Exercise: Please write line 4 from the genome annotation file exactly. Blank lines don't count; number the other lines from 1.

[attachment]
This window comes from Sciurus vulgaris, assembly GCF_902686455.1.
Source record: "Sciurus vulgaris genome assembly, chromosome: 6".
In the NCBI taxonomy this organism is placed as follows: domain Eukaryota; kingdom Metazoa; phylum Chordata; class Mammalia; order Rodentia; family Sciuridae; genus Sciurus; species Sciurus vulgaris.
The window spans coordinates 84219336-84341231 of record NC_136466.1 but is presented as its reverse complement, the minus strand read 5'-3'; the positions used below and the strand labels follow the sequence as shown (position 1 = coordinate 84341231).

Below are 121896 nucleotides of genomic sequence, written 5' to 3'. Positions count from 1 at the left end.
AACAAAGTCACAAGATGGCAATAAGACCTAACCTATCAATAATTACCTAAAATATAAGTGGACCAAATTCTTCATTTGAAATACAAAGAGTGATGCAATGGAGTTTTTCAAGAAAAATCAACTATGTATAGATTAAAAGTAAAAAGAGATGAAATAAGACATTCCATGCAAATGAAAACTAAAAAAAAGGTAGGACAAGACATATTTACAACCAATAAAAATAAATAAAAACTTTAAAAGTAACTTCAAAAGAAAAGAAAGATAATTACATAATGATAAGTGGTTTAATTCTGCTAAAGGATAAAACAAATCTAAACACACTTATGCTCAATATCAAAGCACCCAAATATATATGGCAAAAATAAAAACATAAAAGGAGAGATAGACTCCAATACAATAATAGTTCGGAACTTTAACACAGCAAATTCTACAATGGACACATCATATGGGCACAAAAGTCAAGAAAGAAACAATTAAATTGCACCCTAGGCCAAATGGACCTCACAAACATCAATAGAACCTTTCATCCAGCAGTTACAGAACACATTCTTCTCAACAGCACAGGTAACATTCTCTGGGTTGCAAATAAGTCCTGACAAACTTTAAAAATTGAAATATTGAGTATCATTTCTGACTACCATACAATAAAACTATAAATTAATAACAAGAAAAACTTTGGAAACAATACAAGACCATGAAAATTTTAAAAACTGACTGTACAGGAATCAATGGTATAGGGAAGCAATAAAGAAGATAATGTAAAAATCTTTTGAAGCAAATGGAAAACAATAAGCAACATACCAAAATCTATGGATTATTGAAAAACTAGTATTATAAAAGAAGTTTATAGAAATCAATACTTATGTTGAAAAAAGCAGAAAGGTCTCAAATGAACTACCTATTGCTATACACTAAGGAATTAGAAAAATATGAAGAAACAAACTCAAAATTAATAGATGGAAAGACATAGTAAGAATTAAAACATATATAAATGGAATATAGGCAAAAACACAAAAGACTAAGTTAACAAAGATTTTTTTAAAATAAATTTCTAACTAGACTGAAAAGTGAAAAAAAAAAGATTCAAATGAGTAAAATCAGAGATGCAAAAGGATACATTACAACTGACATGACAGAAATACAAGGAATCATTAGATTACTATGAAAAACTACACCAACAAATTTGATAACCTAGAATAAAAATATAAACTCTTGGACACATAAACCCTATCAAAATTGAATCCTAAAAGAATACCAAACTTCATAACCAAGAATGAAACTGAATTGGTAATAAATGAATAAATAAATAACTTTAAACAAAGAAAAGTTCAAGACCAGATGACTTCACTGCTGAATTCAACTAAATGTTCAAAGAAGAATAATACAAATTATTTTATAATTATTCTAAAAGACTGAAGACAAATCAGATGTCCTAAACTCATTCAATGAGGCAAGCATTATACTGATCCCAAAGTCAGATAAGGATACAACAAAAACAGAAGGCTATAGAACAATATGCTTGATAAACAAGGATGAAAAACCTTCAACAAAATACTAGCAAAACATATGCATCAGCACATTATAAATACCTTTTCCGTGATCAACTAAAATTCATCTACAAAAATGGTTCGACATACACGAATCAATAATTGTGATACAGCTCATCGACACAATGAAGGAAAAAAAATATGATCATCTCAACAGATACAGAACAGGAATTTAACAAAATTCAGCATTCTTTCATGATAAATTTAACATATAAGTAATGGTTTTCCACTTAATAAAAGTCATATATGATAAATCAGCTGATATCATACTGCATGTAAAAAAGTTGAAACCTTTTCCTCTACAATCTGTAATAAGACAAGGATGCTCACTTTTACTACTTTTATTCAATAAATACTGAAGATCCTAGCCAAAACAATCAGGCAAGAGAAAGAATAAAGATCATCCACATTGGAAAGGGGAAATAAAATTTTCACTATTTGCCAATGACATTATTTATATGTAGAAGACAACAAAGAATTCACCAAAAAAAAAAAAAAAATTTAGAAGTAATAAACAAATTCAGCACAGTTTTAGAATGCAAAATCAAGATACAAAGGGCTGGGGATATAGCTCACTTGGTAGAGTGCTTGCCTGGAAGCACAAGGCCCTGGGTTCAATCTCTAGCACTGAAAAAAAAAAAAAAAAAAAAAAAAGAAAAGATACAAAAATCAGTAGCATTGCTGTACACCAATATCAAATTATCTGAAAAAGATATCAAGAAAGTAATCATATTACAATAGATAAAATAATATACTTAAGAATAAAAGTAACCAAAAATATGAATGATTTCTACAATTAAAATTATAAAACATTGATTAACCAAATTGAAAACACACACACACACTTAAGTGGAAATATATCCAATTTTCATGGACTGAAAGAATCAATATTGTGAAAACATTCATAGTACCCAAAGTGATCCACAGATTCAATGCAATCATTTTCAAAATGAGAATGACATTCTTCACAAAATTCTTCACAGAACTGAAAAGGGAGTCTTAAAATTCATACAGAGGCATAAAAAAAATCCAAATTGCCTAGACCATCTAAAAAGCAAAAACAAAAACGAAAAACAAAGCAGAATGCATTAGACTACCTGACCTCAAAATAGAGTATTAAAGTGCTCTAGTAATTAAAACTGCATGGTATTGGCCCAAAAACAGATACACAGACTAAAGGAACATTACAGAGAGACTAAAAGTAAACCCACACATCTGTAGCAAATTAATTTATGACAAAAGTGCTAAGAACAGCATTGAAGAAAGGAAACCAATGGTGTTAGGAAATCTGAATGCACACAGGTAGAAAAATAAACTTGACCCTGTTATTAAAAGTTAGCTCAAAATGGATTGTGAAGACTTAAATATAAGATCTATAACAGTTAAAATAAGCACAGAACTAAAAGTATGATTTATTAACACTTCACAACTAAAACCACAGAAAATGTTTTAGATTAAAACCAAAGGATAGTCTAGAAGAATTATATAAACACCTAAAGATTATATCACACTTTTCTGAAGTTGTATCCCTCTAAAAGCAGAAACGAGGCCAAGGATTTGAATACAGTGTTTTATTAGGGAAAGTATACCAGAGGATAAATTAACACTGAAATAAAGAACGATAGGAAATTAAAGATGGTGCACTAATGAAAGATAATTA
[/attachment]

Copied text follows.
The window spans coordinates 84219336-84341231 of record NC_136466.1 but is presented as its reverse complement, the minus strand read 5'-3'; the positions used below and the strand labels follow the sequence as shown (position 1 = coordinate 84341231).